I've done it but not sure I'd do it again. I was thinking about breeding my mare to a very popular stallion known for offspring with good minds and athletiscm for what I wanted to do. I finally decided to shop instead for an unbroke youngster as that seemed to be slightly less risky. I found a yearling owned and bred by the stallion owner. He didn't cost any more than I thought I could afford to lose so I bought him. I would have gone to see him but they had a few other people lined up with trailers that wanted him, so I vetted him with a performance vet with a good reputation and shipped him home. I'll admit I've had moments where I wonder what I was thinking but he's by far the nicest horse I've ever owned. He's 5 now.

                        Make sure you don't spend more than you're comfortable losing and have him/her vetted.


                        • #13
                          YES, I have. Funny story.......breeder from Va. calls and tells me I just have to have her favorite small out of her favorite broodmare. She just finished placing very well in the yearling filly class at Devon. We talked price, and i told her I surely didnt need another pony. She kept telling me I needed her. Well, we went away at Christmas and arrived home Dec 31. Van driver calls me and says "Sandy, I have your Lucy Love on the van". I reply, "Thats funny, I never said I would purchase her nor did I pay for her". Well, an hour later she walks off the van.

                          Breeder says, when contacted, "I knew you needed her". I had so much fun with Lucy Love. I showed her in hand myself for 2 years and we started her under saddle and o'f's. She has since been sold and as I write, is #5 USEF Small Green Pony. Isn't it funny how things just work out sometimes.

                          I have had many customers purchase ponies from me via word of mouth. All went on to become show ponies.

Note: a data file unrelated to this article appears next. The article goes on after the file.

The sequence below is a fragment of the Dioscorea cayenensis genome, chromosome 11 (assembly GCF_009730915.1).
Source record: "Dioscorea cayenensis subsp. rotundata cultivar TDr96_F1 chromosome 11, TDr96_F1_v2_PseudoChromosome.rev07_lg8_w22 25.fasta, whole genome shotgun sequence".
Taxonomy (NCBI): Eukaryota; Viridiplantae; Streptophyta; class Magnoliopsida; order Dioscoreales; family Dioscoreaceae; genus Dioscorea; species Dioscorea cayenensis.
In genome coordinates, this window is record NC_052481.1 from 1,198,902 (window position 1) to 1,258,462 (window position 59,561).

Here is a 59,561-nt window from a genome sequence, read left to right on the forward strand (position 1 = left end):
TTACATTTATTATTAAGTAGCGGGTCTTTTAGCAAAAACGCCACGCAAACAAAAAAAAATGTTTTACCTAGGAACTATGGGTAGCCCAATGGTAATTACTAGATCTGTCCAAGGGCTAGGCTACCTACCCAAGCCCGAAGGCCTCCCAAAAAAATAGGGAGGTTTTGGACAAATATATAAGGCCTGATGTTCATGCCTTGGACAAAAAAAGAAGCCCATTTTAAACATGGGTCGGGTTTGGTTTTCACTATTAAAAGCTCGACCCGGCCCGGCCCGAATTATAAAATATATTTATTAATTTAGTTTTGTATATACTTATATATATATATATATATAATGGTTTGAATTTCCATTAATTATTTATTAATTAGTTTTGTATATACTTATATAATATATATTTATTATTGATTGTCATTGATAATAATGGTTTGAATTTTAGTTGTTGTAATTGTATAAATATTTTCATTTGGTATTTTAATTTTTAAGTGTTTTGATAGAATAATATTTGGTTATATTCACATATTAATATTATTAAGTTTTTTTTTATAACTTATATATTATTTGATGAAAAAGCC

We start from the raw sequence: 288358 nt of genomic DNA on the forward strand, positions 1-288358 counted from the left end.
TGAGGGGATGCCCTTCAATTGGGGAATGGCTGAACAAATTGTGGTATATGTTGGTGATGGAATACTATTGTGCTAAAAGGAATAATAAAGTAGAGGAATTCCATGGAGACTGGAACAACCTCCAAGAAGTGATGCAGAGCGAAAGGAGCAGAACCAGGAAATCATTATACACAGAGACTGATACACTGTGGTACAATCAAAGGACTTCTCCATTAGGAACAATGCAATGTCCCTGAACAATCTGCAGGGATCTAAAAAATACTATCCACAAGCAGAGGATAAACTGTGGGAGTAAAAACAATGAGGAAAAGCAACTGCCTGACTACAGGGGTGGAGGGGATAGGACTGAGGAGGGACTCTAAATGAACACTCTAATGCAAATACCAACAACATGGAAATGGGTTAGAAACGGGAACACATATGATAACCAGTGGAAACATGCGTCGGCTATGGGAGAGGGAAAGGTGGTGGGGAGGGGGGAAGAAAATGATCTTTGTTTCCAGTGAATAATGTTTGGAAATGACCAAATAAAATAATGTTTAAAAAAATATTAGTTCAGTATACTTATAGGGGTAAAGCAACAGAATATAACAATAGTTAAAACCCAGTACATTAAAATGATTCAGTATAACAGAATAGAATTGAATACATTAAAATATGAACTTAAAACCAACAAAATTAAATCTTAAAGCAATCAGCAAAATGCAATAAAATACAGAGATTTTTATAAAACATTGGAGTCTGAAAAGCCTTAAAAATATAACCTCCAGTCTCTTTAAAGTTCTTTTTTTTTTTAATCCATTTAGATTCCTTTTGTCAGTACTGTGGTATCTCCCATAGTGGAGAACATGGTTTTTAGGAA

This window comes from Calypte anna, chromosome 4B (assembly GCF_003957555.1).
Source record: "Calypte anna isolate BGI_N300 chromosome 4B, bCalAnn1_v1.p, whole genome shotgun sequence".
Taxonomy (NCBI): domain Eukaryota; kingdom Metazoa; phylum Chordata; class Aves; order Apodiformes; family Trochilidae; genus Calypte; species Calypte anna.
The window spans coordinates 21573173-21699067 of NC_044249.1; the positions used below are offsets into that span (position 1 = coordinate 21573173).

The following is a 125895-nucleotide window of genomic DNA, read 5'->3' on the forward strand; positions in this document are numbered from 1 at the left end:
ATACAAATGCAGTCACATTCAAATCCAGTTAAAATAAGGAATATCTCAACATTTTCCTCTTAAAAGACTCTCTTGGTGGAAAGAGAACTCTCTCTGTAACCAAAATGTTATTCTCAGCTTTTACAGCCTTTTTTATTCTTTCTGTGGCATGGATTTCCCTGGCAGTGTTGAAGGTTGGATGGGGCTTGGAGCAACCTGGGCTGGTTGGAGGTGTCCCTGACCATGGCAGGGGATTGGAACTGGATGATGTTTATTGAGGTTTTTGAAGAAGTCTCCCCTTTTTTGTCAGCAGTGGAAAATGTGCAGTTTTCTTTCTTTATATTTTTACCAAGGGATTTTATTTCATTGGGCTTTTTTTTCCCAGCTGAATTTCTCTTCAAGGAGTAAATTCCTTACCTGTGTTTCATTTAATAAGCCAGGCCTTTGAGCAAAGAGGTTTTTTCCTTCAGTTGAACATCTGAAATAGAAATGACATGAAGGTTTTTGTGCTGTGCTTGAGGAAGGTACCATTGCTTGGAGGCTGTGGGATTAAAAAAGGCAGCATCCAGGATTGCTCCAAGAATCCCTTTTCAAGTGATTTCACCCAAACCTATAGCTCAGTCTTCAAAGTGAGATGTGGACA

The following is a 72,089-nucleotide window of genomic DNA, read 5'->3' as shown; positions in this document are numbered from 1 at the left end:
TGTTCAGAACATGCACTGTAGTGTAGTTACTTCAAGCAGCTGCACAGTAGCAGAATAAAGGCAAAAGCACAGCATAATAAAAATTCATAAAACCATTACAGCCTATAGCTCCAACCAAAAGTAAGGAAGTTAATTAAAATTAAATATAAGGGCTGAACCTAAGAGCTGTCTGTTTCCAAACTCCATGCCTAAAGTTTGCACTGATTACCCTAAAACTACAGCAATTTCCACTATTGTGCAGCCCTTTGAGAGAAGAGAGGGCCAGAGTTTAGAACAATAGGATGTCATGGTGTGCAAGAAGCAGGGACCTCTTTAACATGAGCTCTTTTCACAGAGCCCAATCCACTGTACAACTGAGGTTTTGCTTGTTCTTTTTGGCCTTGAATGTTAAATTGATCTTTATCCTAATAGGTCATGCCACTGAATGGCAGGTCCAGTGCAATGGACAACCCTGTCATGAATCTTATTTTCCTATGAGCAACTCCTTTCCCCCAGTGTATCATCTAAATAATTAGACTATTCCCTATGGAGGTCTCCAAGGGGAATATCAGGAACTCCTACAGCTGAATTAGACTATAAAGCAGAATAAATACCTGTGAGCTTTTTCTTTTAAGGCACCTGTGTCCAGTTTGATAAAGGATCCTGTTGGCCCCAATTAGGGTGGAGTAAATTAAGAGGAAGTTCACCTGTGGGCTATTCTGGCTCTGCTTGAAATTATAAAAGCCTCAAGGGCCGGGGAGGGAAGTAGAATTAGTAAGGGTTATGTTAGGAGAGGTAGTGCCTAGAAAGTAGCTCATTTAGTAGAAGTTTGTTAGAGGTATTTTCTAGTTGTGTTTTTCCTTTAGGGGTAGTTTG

hunter/jumper ponies


                          • #14
                            I just bought a foal sight unseen....

                            Not to say it is the smart thing to do. But I have his sire, who is now a gelding, three years old, and an exceptional horse with an amazing temperment. Because I own him in partnership, I am concentrating on getting him ready to sell. So when his foal was born with the same markings, and a colt, I took a chance. I can't wait to see him!!!
                            "Over the Hill?? What Hill, Where?? I don't remember any hill!!!" Favorite Tee Shirt


                            • #15
                              Yep! Bought a sight unseen gelding from Germany. Had an agent that had seen it maybe once. We had never met or done business w/ agent but she had good recommendations. Got a 10 second video clip of it running wild in an indoor. They said it had been ridden.

                              2 years later have a WONDERFUL horse that has been nothing but lovely! I think we just got him sold in the barn!

                              *Also bought a TB off the track that we had vetted and bought through an agent who we would never use again and it was totally lame when it showed up. Had to give it away.

                              *Bought another ottb that we had for several years who was wonderful. Very useful and we just sold her and they love her!

                              Its a total shot in the dark! Have had some great and awful experiences.

                              "The harder you train, the luckier you get!"


                              • #16
                                BO's daughter did. Horse was a 2 year old Fresian. She got many, many pictures and spent a lot of time talking with the owners. She had a very good feeling after talking with the owners and decided to buy him. She couldn't afford to fly up to see him but he was pretty cheap so she took the plunge. He's worked out wonderfully. He is an absolute joy to work with out of his stall. Inside his stall he kicks the door to demand your attention and dumps his water bucket However, his old owners had him living outside (all their horses did) so it's not like she would have known even if she had gone up to see him.

                                That being said, I'm not sure if I would ever be comfortable doing that. I'm very nervous by nature though.